This policy was widely supported by the clergy. As the primary purpose was to socialise the children by inculcating the work ethic, they received only a minimal education. For the boys, the only prospect was apprenticeship. The girls were restricted to domestic work. Whether they were entrusted to nuns, sent to work on farms (where they were used as cheap labour) or locked up in penitentiaries, they were daily subjected to ill treatment, racism and even sexual abuse. Uschi Waser is chair of a foundation called Naschet Jenische (Yenish, stand up!). In the space of 18 years she was placed in 23 different institutions. Her case file runs to 3,500 pages. Overwhelmed by its contents, she explains that "Siegfried claimed all Gypsies are liars and thieves ... They don't become liars; they are born that way."

Hereditary inferiority

These prejudices were shared by many Swiss scientists and drove their research. They took shameless advantage of the Oeuvre's activities to bolster their theories of the "hereditary inferiority" of nomads. Although it was not standard practice, forced sterilisation also occurred. "Nomadism, like certain dangerous diseases, is primarily transmitted by women," Alfred Siegfried wrote in a 1964 report on the Oeuvre's activities. Mariella Mehr describes the methods employed: "When I was three years old, they realised I didn't want to talk. They decided to force me. They used a kind of bath tub ... The patients were made to lie in the tub and covered with a plank so they couldn't get out. Only their heads were above water. They were kept there in freezing-cold water for up to 20 hours." Joseph Jörger, a psychiatrist who was for many years director of the Waldhaus clinic in Coire where many Yenish were interned, was one of the first Swiss ideologists of racial hygiene. According to the historians' report, about a hundred of these victims of science in the service of politics were still in clinics or institutions in 1988.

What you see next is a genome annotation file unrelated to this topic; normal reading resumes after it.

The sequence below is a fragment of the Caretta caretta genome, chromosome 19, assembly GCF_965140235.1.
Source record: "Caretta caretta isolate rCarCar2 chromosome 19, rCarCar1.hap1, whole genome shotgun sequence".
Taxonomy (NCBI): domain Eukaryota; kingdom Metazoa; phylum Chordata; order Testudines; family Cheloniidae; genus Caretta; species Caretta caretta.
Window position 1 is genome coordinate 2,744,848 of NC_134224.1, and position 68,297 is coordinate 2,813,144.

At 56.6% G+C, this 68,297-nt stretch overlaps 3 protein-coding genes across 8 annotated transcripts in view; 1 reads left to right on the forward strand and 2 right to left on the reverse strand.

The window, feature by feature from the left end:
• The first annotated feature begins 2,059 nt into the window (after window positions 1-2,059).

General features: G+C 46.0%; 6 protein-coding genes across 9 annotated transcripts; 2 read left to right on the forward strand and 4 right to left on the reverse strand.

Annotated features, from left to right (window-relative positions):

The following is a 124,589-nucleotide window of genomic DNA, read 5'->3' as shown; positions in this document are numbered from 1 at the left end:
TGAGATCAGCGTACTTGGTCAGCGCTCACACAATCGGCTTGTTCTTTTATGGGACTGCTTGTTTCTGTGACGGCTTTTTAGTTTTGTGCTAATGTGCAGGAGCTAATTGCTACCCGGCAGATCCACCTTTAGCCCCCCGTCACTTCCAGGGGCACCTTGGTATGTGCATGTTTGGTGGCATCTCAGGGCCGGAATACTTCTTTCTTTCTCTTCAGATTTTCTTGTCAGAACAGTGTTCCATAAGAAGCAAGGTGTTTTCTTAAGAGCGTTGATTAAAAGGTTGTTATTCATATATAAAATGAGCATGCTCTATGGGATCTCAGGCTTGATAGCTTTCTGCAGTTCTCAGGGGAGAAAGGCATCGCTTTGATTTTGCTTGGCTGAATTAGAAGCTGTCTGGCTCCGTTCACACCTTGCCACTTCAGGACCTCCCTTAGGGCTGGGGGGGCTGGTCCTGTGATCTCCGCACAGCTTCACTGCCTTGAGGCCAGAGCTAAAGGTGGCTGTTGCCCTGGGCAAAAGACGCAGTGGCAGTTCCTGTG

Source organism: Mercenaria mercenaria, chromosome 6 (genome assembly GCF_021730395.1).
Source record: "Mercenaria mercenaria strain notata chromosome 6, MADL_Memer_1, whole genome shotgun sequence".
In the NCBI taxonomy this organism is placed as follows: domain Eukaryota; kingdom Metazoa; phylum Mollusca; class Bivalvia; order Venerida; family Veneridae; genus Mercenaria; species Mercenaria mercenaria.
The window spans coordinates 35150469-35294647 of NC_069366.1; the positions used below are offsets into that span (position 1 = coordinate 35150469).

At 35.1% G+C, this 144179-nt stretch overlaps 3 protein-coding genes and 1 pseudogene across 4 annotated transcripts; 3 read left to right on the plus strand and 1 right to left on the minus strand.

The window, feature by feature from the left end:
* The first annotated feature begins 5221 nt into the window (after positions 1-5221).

Since 1987 all files concerning the Oeuvre's activities have been transferred from the cantonal authorities to the federal archives in Berne. They are subject to a 100-year ban on publication. Only the Yenish have access to them. Shocked by their contents, which they feared could one day be used against them, the Yenish at first asked for the archives to be destroyed. Then, after the myth of Swiss neutrality had been exposed, they realised the importance of preserving their history. They are also conscious of the damage done to their travelling-based culture by the policy of forced sedentarisation. The Swiss Yenish, whose numbers are estimated at 35,000, now live for the most part in concrete housing blocks. Only about 5,000 still travel the roads.

The Oeuvre d'entraide des enfants de la grand-route pursued its activities in the "favourable" period between the wars. In a climate of feverish nationalism, Europe set about upholding moral values and preserving Western culture. Economists were worried by demographic trends, and the elite saw the high birthrate of working-class and "marginal" populations as a threat to the capitalist order. A strong nation could not afford to be burdened by feeble-minded social deviants and foreigners who might hold back its economic development. It was a problem of "social hygiene", and antinatalist eugenics provided the answer.

In 1908 Francis Galton, the British inventor of eugenics, was already advocating the establishment of eugenics societies throughout the world (4). The purpose of the new "science" was to improve the human species by modifying the gene pool. Its proponents advocated the control of reproduction through the sterilisation or castration of those who might "biologically weaken" the race.